As a result, the entire 35-mile stretch between Woodford and West Brattleboro was closed for nearly three weeks.

Route 9 was among 450 miles of state highways that were damaged by the storm. It took a combination of AOT crews, private contractors, and the Vermont National Guard to reopen Route 9 and other key east-west roads in southern Vermont, including Vermont Route 103, Vermont Route 11, and U.S. Route 4.

“New gravel will be placed in some areas along the corridor to improve banking” during the repaving, according to information from the AOT shared on the Marlboro community Facebook group.

“Additional work will include the replacement and maintenance of existing guardrail runs, some culvert replacements, [and] ditching and center line rumble strip (CLRS) installations where criteria have been met,” the memo said.

“Finally, signs along the corridor will be replaced and upgraded to meet current standards set in the Manual on Uniform Traffic Control Devices (MUTCD),” the AOT continued.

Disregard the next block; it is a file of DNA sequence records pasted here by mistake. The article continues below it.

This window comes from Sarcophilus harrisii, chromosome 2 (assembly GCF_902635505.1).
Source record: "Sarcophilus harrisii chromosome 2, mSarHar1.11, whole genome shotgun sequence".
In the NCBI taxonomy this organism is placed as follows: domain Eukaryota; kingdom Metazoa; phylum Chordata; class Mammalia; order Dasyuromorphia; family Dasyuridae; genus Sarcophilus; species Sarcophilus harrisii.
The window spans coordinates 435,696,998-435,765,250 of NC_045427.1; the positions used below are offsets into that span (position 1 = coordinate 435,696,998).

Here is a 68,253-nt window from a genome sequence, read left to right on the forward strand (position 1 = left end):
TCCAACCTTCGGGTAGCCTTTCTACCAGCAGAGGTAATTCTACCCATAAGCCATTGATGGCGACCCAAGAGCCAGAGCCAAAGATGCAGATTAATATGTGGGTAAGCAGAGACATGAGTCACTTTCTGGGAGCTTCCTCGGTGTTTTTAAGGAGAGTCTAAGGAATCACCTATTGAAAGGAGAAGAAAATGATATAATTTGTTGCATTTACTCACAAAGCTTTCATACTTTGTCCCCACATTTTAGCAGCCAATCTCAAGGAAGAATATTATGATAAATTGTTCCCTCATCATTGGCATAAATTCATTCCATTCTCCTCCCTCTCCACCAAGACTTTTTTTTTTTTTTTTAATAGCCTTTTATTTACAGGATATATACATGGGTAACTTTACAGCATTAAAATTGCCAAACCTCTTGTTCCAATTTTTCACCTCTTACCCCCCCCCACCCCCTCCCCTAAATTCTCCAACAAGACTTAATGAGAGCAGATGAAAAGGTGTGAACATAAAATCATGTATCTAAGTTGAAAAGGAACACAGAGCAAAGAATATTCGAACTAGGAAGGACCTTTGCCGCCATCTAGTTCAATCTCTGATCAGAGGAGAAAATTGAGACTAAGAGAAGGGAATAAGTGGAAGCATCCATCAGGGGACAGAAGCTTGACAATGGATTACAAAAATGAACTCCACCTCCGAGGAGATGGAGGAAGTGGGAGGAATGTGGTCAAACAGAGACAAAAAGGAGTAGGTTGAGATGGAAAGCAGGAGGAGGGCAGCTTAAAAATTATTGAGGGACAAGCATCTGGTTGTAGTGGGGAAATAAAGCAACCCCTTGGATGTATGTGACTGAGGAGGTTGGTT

According to the memo, “the finished product will be the same as Route 30 from Bondville to Route 11. Smooth as glass!”

Long slog ahead

AOT Project Manager Matthew Bogaczyk said work began last week on the project by the primary contractor, Pike Industries Inc., of Belmont, N.H.

“The contract was structured such that the contractor could only perform some of the drainage and prep work for the [pavement] reclamation taking place next year,” he wrote in an email to The Commons. “As such, I am only expecting to see some ditching, shoulder restoration, underdrain installation, and culvert replacements this year.”

AOT will start work on the roadway in the spring of 2022 and give it the first new paving job on the section in about 20 years. The focus will be on rebuilding the road surface before applying a fresh coat of asphalt.

Bogaczyk wrote that the project will also install a new left-turn lane near Marlboro Elementary School for westbound vehicles to safely turn onto South Road in Marlboro.

As recently as Sept. 2, the AOT produced a presentation about the project as part of the Route 9 Corridor Management Plan, noting that rights-of-way issues for property not already covered by such agreements could thwart plans for such a turn lane.